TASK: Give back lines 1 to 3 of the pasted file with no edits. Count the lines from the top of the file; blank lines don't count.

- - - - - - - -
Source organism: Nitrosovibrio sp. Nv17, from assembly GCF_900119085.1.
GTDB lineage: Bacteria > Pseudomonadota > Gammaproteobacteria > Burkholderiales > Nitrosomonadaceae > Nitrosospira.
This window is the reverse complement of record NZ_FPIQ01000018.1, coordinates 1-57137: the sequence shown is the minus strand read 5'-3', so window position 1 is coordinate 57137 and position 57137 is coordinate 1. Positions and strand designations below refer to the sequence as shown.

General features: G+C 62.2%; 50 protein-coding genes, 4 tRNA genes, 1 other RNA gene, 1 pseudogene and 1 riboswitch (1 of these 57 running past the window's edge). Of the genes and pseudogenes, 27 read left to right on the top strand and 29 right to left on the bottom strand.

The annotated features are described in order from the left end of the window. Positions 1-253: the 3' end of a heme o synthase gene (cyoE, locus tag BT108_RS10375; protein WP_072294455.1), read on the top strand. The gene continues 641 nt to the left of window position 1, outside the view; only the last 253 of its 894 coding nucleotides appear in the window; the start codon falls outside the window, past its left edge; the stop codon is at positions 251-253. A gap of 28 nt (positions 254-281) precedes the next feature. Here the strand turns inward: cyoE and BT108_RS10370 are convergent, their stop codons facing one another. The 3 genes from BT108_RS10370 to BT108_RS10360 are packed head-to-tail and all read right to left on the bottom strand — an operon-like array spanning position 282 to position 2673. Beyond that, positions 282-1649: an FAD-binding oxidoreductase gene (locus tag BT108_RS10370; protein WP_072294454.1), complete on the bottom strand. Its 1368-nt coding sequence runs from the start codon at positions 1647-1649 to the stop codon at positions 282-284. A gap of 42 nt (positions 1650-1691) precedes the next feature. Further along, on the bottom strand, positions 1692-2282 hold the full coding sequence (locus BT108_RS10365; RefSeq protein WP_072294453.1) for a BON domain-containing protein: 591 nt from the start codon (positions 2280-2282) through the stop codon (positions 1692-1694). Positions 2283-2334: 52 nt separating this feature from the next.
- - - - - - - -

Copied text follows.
Source organism: Nitrosovibrio sp. Nv17, from assembly GCF_900119085.1.
GTDB lineage: Bacteria > Pseudomonadota > Gammaproteobacteria > Burkholderiales > Nitrosomonadaceae > Nitrosospira.
This window is the reverse complement of record NZ_FPIQ01000018.1, coordinates 1-57137: the sequence shown is the minus strand read 5'-3', so window position 1 is coordinate 57137 and position 57137 is coordinate 1. Positions and strand designations below refer to the sequence as shown.